South Korea’s media and entertainment are vibrant. Its K-pop, K-drama, and other initiatives (collectively known as Hallyu) are well known not just in the region but globally, resulting in exports of USD11B in 2020, and they are expected to continue to appeal to their fans.
However, little is known about the advanced infrastructure within South Korea that has supported the media and entertainment industry domestically.
What is that advanced infrastructure?
The advanced infrastructure that underpins South Korea’s media and entertainment industry covers PayTV, OTT, and telecoms.
In what way?
Firstly, PayTV is driven by IPTV.
Whilst Pay TV is in decline in many markets, the Korean Pay TV market has grown over the past five years, with the growth mostly driven by IPTV technology (see chart below). The market size of IPTV was USD3.4B in 2020 and it is expected to reach USD3.9B by 2024, according to GlobalData. The key reasons for this growth are:
1. World-leading broadband infrastructure in the country
2. Growing adoption of multi-play packages with integrated IPTV services
Source: 2021 Korea Media Industry Annual Report, MSIT + KCC
Secondly, the OTT sector growth results from the hyper-connected South Korean society, intense competition, and lenient content regulations (relative to PayTV).
Consumers in South Korea have a choice of leading global and local OTT services to choose from. And, as leading OTT players e.g. Netflix features award-winning Korean shows, local audiences have access to top-quality shows in their preferred language.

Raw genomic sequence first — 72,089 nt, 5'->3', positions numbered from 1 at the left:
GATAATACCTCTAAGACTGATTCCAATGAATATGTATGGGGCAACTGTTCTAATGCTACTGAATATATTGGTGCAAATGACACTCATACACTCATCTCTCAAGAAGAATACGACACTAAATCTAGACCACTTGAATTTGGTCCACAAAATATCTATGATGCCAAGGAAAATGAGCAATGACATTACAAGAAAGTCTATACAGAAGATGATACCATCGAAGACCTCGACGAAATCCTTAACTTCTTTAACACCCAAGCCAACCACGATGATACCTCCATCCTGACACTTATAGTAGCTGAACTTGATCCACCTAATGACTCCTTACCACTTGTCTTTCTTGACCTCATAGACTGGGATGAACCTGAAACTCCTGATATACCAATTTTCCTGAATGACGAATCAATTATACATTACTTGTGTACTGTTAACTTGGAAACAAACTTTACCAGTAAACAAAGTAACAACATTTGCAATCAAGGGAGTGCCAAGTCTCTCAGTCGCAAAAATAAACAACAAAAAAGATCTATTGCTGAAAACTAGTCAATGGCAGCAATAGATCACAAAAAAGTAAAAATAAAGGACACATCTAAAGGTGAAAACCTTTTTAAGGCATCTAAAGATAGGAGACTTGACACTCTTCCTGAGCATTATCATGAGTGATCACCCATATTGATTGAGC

With increasing competition, telcos continue to introduce attractive packages with bundled IPTV services, partnering with OTT content players to enhance their differentiation. By adding OTT content to their bundles, telcos are seeking to boost customer engagement and induce higher data usage.
Additionally, due to the rapid growth and expansion of the influence of OTT services, the issue of disparity in regulation between OTT operators and conventional pay TV operators has risen in South Korea. This has resulted in Pay TV operators complaining that (stringent) broadcasting content and other regulations that apply to them do not apply to OTT operators.
Lastly, we now see telecom operators, which provide the IPTV and internet infrastructure, exploring the next innovation – the Metaverse.
Recently, all three telcos have also launched their metaverse offerings: Ifland for SK Telecom, Metalounge, Genieverse for KT and U+ Virtual Office, and U+ Kids Zoo for LG U+. Additionally, South Korea will spend at least USD187M to create its metaverse ecosystem (Source: South Korea’s Ministry of Science and Information and Communications Technology). These efforts will continue to drive the media entertainment industry as the metaverse takes media beyond its traditional TV and streaming services.
The South Korean government has actively supported the nation’s media and entertainment industry and will continue to do so. With the vision of becoming a “digital media powerhouse that drives innovative growth”, a reference made by the Ministry of Science and ICT (MSIT) on 22 June 2020, the government is encouraging domestic players to become globally recognized.